Then an astounding springtime visit to Yellowstone National Park, which we planned early in the year. Spring is a great time to see wildlife in the park.
To Alberta to start the long journey across Canada. First a stop in Calgary to see friends Doug and Trish and Jim and Barb and meet new friends, Fernando and Diana and their daughter Elena.
A long drive just to get to mile zero of the Alaska Highway. Then miles and miles of interesting stops.
We enjoyed soaking at the Liard Hot Springs.
As we entered the Yukon Territory the wildlife became more abundant.
We added our homemade sign to the >70,000 others at the Signpost Forest.
And stopped in Whitehorse, Capital of the Yukon Territory.
Then another stop at Kluane National Park to enjoy its spectacular scenery.
And a joyous and colorful First Nations gathering in Haines Junction.
1700+ interesting scenic miles after entering Canada we arrive at the 49th U.S. state.
First stop … Tok.
Then down the Richardson Highway towards Valdez on the Gulf of AlaskaWhere we had unseasonably dry weather and enjoyed the abundant marine life.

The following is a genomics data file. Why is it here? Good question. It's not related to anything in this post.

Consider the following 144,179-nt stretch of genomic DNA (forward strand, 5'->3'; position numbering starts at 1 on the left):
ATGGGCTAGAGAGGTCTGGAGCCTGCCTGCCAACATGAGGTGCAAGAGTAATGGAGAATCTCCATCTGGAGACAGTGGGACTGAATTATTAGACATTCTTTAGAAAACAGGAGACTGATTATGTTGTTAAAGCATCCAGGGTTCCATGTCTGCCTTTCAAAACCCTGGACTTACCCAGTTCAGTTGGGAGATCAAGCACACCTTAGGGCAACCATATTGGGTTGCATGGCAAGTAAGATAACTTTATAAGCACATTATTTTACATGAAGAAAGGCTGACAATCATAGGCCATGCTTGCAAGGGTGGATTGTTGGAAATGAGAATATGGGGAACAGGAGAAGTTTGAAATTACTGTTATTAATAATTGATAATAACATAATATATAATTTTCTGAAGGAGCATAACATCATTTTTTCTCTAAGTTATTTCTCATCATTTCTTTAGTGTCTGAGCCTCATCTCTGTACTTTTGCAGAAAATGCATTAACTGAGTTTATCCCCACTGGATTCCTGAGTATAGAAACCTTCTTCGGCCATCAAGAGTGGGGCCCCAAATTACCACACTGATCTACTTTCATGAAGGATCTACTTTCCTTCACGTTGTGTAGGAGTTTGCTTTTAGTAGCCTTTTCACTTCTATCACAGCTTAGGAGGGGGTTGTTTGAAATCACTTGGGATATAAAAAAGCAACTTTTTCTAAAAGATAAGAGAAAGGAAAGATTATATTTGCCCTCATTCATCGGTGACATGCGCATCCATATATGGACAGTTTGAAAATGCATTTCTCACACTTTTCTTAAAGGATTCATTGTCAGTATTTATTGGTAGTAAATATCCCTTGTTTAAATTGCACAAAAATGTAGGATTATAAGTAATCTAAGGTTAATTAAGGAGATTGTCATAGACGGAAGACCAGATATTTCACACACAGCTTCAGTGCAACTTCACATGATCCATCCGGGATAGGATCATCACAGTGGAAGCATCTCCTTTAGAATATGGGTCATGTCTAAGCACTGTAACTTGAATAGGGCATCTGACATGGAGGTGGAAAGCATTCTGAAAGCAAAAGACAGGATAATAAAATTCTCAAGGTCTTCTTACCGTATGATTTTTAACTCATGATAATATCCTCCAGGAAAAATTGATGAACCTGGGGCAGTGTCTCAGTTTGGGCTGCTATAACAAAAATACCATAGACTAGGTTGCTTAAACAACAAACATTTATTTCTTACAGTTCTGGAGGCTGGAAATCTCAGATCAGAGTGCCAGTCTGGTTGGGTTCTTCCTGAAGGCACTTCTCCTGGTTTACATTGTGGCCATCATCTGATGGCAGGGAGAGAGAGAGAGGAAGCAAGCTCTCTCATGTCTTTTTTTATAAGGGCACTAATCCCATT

Saw the amazing Columbia Glacier.
Admired our national bird, there were lots of them around.
After Valdez we visited the Kennecott Mine ruins in Wrangell St. Elias National Park.
We made an early detour to Anchorage for a new clutch on the Subaru. From there we went to the Turnagain Arm of Cooke Inlet.You never know who you might run into. We first met Chris and Cherie in Southern California, and here they were camping next to us by total coincidence.
Our good friend Joyce joined us in Anchorage for a fun visit.
We continued with Joyce to Seward, the gateway to the Kenai Fjords National Park.A boat cruise to the Kenai Fjords is an absolute must. The wildlife and scenery were just incredible. We were lucky to see a large group of humpback whales bubble net feeding.
We toured the beautiful area around Seward.And saw even more of nature’s show.